Eyes-on with the Nintendo 3DS

Ben Patterson
Technology News Blog

At last, I've had a chance to spend quality time with the 3DS, Nintendo's new glasses-free 3D handheld — and yes, it lives up to the hype, although I found that a little 3D on the 3DS's 3.53-inch display goes a long way.

Slated to arrive in the U.S. on March 27 for $249, the 3DS looks pretty much like the DSi, complete with the usual dual displays, the DS slot, and the standard D-pad.

Take another look, though, and you'll spot the new analog stick on the left side of the console, as well as the twin 0.3MP cameras on the top cover for taking 3D pictures. (Click here for more specs, launch titles, and other details.)

Of course, the feature we've all be waiting for is hinted at by the little 3D slider on the right side of the display, which controls the depth of the 3D image on the main 3DS; slide it all the way down for standard 2D, or all the way up for extreme, eye-crossing 3D.

So, how does the 3D image look? For the most part, really good — far better than I was expecting, in fact. There's a real sense of depth to the image, with the action appearing to stretch well behind the screen.

But view the 3DS from an angle — any angle — and the 3D effect falls apart, and the higher up you push the 3D slider, the more you'll feel like your eyes are starting to cross. I also noticed a second or two of double vision before my eyes adjusted to the 3D effect.

For the most part, I preferred to keep the 3D slider barely nudged on, for a subtler and less queasy effect. (Needless to say, the two 2D pictures that I've embedded in this post hardly do justice to the 3DS's display.)

Nintendo reps had a few pretty 3D demos teed up before Wednesday's launch event; after the big announcement, though, the curtains on the side of the room opened to reveal demo stations where we could try a selection of 3D-enabled 3DS launch games.

First up: Ridge Racer 3D, a typical racing game with such glorious 3D vistas that I had a tough time keeping my eyes on the road. The more you push the 3D slider control, the cooler the soaring cityscapes look; at the same time, though, I could feel a bit of eye strain when I had the 3D effect pushed too far. Easy does it.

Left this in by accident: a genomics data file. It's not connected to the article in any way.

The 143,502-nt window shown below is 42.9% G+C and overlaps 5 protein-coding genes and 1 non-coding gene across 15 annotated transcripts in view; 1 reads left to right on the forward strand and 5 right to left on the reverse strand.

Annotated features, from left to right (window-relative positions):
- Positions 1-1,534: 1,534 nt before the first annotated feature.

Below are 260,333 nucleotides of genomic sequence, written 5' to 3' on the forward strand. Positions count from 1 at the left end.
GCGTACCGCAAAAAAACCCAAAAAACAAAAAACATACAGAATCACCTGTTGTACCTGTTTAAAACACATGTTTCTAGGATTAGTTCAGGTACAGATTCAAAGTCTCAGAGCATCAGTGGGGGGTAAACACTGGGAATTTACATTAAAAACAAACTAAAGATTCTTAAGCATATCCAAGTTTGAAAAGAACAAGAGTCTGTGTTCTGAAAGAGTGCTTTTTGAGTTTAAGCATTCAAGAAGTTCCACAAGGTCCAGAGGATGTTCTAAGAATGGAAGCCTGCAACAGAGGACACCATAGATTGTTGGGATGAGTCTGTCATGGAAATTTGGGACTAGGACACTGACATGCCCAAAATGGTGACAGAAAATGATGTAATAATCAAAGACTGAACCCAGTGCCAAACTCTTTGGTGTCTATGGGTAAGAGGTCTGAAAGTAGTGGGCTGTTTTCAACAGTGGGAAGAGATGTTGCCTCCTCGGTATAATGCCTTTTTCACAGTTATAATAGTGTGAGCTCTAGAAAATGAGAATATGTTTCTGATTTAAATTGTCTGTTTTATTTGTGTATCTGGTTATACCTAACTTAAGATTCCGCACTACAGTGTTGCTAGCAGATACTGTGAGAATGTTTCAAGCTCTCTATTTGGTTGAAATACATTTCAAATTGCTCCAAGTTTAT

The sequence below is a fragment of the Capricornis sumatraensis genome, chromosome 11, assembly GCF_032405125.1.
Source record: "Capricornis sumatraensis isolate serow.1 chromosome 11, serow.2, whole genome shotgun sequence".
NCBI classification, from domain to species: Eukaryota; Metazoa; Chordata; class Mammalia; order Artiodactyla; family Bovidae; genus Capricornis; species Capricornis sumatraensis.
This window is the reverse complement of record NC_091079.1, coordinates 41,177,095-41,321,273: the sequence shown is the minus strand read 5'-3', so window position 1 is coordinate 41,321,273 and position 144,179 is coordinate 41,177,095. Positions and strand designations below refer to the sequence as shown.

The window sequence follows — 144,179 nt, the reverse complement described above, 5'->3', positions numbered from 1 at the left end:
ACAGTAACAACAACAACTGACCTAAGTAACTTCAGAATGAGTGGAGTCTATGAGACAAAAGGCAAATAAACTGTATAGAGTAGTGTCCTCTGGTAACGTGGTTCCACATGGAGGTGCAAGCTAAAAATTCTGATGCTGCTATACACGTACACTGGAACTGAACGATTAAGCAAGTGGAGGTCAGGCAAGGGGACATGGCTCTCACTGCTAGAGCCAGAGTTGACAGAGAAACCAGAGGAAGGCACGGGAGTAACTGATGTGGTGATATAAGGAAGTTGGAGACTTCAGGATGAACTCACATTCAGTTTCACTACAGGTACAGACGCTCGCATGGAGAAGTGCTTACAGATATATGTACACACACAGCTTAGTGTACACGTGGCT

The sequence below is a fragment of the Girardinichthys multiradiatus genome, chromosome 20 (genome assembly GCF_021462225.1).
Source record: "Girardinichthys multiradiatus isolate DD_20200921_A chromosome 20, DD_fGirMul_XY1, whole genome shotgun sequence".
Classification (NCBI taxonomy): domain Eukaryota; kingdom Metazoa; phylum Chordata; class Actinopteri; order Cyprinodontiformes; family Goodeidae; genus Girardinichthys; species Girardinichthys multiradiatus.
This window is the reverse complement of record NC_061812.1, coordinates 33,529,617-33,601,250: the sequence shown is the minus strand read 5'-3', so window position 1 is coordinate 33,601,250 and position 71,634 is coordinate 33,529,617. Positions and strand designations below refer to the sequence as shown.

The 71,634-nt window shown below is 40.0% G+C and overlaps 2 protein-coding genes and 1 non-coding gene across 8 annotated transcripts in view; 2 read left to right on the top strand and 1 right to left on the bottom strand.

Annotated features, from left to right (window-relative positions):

Next, I gave Dead or Alive: Dimensions a try, and again, the 3D effect looked great as I threw furious punches under a rushing waterfall. Still, it took some fiddling to get the right balance between a noticeable 3D effect and a setting comfortable enough for prolonged gaming, while a few isolated double-vision moments proved a bit distracting.

Another interesting 3D title was Nintendo's first-party Pilotwings Resort, a casual flying game that lets you float around the Wii Sports resort village in a biplane, a hang glider, or a jet pack.

Dialing up the 3D effect made the flight look pretty extraordinary, giving the hills and mountains an almost majestic look on the 3DS's relatively tiny 3.53-inch display. Nice, but the longer I flew around, the more I could feel the eye strain creeping in — and backing off the 3D effect turns Pilotwings Resort into a relatively tepid affair.

Last but not least, I tried my hand at a little zombie killing in Resident Evil Mercenaries 3D, a game that might benefit the least from 3D — mainly because I was too busy staggering away from a hoard of bloodthirsty baddies to notice the new-found depth of the game's grimy world.

Nitpicks aside (and based on very limited testing, of course) I'd call the 3D display on the 3DS a success, and an impressive feat on Nintendo's part — although for gamers, the 3D effect will probably work best if used sparingly.

The true test of the 3DS will only come, of course, once we've had the chance to game on the console for more than a few minutes at a time — and for that, we'll have to wait until March 27.

— Ben Patterson is a technology writer for Yahoo! News.

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